2003-12-27

Comma Chameleon

This Perl fragment does not do what you might think:

  use constant foo => 'BAR';
  my $hashref = {
    foo => 43
  };
  printf "%s: %s\n", foo, $hashref->{foo};

That is, it prints "BAR: 43", but not for the reason you might think.

The above code is equivalent to this:

  my $hashref = {
    'foo' => 43
  };
  printf "%s: %s\n", 'BAR', $hashref->{'foo'};

Not to this:

  my $hashref = {
    'BAR' => 43
  };
  printf "%s: %s\n", 'BAR', $hashref->{'BAR'};

You can see this by tacking the following on to the end of the original code:

  use Data::Dumper;
  print Dumper($hashref);

in which case you will see this output:

  BAR: 43
  $VAR1 = {
    'foo' => 43
  };

The reason for this has to do with the way constants are implemented in Perl; they are not implemented in the core, but by a module that involves some trickery.

The first clue that something is odd is that 'constants' are introduced by some odd module-using syntax: "use constant foo => 'BAR'" instead of something that looks more like a regular variable declaration (such as "my constant $foo = 'BAR'" — NOT legal Perl syntax). That "fat comma" ("=>") is the same one used in constructing hashes, and provides an extra bit of context to the token on its left. Note that there were no quotes around foo, meaning it is treated as a "bareword" (a literal string without quotes) if used in combination with the fat comma.

So, the line that introduces the new constant is equivalent to this:

  use constant 'foo', 'BAR';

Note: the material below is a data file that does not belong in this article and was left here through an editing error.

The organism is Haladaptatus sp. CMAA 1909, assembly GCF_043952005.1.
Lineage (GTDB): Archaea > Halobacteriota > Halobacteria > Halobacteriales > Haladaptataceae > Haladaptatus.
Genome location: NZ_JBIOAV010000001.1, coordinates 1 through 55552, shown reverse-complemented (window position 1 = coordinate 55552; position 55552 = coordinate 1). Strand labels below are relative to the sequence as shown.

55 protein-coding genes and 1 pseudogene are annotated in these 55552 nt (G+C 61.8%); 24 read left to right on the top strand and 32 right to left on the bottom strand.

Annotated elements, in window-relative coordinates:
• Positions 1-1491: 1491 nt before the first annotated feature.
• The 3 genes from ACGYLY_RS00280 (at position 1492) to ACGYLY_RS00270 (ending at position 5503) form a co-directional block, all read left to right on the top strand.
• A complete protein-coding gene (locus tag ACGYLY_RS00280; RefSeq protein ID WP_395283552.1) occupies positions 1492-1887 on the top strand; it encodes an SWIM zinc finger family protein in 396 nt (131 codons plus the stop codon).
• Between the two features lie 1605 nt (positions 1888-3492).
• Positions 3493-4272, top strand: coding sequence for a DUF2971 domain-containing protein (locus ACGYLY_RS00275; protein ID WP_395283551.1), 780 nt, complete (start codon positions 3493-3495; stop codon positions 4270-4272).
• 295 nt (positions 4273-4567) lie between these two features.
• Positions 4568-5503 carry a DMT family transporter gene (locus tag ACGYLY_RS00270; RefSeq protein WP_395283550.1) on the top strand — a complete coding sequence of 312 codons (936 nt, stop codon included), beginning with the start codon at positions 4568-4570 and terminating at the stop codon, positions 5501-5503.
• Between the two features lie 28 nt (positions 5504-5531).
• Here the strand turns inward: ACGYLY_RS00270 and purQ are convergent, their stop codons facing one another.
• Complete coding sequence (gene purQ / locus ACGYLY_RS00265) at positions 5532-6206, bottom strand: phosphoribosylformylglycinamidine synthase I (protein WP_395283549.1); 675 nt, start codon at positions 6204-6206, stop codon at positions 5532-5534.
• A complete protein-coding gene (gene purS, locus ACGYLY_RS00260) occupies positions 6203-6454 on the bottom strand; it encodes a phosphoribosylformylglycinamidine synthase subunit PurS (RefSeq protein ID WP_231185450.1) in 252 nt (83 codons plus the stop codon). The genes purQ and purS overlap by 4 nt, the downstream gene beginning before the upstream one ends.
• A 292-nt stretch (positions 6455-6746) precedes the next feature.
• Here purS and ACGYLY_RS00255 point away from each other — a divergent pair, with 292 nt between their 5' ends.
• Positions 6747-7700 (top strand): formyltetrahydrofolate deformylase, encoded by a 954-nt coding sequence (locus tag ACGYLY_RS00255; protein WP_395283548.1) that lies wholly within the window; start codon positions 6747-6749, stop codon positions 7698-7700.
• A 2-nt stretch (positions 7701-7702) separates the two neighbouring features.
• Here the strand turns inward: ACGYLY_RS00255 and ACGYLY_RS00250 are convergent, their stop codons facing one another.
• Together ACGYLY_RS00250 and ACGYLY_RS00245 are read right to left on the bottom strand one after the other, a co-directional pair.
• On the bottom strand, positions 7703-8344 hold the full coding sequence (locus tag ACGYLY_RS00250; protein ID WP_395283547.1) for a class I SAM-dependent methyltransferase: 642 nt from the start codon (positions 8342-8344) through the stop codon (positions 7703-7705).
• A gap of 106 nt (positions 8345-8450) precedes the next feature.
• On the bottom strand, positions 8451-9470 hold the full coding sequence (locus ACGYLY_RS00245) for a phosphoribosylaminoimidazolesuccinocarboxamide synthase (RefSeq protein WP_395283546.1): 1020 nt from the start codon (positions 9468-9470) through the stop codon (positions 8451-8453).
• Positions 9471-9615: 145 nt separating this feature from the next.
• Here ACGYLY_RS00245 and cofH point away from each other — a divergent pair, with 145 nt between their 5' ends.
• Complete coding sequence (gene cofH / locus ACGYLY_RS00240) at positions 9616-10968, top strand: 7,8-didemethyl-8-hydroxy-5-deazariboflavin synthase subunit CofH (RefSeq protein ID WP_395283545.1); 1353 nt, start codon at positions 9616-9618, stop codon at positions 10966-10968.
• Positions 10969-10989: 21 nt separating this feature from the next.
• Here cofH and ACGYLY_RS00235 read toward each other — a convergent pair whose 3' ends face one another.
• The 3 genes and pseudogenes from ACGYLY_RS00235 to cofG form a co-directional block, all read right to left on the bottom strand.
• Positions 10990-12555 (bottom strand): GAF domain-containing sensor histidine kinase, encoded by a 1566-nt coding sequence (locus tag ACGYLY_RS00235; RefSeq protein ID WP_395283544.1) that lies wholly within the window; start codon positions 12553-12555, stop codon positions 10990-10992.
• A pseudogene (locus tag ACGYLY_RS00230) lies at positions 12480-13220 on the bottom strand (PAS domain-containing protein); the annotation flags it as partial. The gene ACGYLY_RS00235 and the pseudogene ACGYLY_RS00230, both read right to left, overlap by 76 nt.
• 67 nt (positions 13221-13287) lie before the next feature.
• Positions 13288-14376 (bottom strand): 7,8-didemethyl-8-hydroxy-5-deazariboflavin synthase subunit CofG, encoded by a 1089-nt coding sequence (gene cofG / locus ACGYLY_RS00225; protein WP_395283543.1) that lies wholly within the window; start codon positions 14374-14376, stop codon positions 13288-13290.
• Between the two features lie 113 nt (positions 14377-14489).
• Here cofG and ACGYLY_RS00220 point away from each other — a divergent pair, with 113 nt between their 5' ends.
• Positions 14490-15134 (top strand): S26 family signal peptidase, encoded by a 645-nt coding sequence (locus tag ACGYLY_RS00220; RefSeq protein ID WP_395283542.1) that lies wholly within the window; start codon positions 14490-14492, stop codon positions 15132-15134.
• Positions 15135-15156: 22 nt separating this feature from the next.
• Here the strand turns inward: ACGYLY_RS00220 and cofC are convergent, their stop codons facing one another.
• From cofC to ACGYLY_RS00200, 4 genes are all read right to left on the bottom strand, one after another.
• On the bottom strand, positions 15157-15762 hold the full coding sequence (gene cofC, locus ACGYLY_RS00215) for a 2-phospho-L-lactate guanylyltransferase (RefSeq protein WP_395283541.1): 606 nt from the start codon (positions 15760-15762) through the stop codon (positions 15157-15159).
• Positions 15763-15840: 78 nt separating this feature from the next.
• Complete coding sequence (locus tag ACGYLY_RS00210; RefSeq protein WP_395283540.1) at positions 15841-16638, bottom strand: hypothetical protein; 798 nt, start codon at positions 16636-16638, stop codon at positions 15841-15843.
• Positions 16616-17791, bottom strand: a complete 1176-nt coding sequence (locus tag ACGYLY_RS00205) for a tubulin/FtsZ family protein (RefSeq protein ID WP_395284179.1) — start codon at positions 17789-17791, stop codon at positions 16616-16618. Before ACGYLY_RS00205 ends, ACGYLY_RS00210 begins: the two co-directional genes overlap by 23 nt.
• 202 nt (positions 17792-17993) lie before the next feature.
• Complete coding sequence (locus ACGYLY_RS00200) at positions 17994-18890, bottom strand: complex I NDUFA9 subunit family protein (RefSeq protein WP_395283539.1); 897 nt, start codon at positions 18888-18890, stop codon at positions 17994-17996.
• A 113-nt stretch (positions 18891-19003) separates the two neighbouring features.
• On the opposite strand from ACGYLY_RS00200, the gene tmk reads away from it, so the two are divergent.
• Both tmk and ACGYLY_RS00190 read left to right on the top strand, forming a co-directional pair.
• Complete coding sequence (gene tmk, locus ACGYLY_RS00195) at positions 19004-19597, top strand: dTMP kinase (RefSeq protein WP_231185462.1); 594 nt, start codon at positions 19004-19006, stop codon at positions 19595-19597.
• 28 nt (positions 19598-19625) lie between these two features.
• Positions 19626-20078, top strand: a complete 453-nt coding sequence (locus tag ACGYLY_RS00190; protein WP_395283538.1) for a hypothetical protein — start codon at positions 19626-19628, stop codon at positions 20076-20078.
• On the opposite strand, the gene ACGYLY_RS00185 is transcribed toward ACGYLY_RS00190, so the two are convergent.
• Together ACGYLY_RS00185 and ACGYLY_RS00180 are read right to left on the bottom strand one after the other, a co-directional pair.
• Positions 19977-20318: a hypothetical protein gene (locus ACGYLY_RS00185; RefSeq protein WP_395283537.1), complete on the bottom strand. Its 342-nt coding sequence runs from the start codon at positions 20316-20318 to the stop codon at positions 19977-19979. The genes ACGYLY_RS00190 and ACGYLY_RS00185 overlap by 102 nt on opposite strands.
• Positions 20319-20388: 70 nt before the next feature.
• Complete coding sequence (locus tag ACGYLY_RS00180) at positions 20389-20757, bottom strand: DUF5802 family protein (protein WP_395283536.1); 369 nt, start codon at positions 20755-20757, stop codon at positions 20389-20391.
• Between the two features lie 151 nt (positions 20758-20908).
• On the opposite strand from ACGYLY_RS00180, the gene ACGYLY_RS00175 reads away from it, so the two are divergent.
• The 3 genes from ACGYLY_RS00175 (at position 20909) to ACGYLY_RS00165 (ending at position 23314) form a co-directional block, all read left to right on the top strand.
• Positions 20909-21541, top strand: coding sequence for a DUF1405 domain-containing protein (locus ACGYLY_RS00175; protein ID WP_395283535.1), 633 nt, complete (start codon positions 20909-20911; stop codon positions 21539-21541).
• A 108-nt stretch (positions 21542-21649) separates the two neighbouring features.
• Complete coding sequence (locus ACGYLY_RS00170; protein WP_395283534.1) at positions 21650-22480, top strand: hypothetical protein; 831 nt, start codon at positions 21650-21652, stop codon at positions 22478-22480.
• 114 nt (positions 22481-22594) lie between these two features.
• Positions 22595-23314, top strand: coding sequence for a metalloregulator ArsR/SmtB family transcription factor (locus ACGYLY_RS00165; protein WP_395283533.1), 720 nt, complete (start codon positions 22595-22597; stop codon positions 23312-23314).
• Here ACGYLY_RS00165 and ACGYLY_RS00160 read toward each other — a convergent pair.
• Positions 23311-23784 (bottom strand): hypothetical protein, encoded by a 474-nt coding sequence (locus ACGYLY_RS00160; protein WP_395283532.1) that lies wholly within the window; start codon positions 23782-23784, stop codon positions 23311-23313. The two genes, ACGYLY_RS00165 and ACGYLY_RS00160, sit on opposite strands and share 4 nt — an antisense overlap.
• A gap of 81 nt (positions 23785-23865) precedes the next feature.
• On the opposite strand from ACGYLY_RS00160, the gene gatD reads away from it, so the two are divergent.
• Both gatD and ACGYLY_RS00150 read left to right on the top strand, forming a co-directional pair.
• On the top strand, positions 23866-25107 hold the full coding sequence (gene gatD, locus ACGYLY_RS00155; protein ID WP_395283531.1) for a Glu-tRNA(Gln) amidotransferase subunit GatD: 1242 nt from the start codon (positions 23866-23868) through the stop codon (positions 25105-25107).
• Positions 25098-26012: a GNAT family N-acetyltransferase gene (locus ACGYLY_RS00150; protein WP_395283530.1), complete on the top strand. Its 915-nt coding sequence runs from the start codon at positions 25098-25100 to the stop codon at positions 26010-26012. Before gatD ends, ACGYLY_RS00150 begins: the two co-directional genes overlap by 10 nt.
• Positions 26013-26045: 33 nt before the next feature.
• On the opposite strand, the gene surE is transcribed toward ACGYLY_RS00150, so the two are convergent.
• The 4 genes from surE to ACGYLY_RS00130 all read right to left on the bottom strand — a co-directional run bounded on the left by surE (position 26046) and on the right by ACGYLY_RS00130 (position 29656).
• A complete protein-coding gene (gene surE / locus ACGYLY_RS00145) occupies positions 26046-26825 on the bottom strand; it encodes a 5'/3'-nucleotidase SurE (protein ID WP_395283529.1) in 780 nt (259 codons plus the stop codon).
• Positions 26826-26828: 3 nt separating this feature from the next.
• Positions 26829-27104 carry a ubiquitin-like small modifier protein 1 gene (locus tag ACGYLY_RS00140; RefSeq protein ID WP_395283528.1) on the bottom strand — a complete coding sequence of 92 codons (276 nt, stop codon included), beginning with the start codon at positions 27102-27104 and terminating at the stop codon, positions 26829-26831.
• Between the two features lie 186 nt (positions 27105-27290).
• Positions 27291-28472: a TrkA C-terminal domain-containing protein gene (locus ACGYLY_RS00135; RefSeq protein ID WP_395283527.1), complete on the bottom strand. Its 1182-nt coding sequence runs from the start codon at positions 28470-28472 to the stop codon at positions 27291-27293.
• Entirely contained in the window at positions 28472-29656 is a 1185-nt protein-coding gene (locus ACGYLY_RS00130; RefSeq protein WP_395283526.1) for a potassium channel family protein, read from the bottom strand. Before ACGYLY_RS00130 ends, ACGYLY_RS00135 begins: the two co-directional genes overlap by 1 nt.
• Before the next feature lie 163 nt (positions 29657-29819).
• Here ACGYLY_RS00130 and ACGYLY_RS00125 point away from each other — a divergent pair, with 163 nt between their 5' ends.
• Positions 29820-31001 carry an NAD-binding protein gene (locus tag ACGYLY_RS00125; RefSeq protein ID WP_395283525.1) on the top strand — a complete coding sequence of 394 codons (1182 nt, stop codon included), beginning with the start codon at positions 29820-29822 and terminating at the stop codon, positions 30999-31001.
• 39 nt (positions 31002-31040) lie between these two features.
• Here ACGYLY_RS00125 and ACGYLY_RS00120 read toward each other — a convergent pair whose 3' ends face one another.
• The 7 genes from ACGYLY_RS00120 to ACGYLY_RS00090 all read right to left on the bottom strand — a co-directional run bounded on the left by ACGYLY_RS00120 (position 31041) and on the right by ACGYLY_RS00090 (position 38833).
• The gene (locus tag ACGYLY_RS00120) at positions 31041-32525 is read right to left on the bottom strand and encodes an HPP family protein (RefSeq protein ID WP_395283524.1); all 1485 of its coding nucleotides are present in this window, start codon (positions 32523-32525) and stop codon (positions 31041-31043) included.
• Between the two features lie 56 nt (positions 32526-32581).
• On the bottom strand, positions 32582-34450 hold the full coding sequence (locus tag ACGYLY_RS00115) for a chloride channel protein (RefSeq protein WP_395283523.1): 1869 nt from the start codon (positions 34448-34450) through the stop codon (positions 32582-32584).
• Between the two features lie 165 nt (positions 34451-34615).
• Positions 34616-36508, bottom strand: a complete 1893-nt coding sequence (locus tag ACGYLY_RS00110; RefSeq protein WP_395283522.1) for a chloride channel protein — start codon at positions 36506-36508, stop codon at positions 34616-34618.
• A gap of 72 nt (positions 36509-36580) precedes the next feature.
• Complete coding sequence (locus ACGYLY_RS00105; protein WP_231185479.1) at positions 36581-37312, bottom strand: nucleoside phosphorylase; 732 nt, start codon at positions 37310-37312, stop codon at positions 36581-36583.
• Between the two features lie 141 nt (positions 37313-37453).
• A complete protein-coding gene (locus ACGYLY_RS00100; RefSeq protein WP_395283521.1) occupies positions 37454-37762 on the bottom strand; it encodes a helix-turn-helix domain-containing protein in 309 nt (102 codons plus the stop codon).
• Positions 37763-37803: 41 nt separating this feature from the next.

The second clue that something odd is going on is that when you 'use constant', you don't refer to your 'constants' like normal variables. You use a bareword form ('foo') rather than a variable form ('$foo'). That is exactly the sort of syntax you can use when calling a subroutine without any arguments, and it turns out that 'use constant' is creating a subroutine with the given name behind the scenes!

If you read the documentation (perldoc constant), you will see the technical note abut the implementation using inlinable constant subroutines.

The technique is quite simple, really. When you say:

  use constant foo => 'BAR';

It is really equivalent to this:

  sub foo { 'BAR' }

And that is why you refer to you constant this way (as a subroutine call):

  print foo, "\n";

instead of this way (as a variable):

  print "$foo\n";

The use constant module in the Perl library is a neat hack, but odd enough that I rarely use it. If I'm working with someone else's code that uses it, I play along, but generally avoid it whenever possible. I'm holding out for real Perl constants.

In the mean time, there is another way to get package-global constants that work more like variables. Its not without its own issues, but here is a simple self-contained example script demonstrating the technique:

  use vars qw($foo);
  *foo = \43;
  print "$foo\n";
  $foo++;

If you run this program you will get the output:

  43
  Modification of a read-only value attempted at - line 4.

That "use vars qw($foo);" line is the old-school way of declaring a package-global variable. A more modern way of saying the same thing would be:

  our $foo;
  *foo = \43;
  print "$foo\n";
  $foo++;

(The only difference being the "our $foo;" line.)

Finally, you can make this prettier by creating a module const.pm like this:

  package const;
  sub import { *{scalar(caller) . '::' . $_[1]} = eval "\\$_[2]"; }
  1;

And then you can create (scalar) constants with a syntax similar to the constant standard Perl library module, but with the ability to use variable-style syntax to access them:

  use strict;
  use const foo => 43;
  print "$foo\n";
  $foo++;

No comments: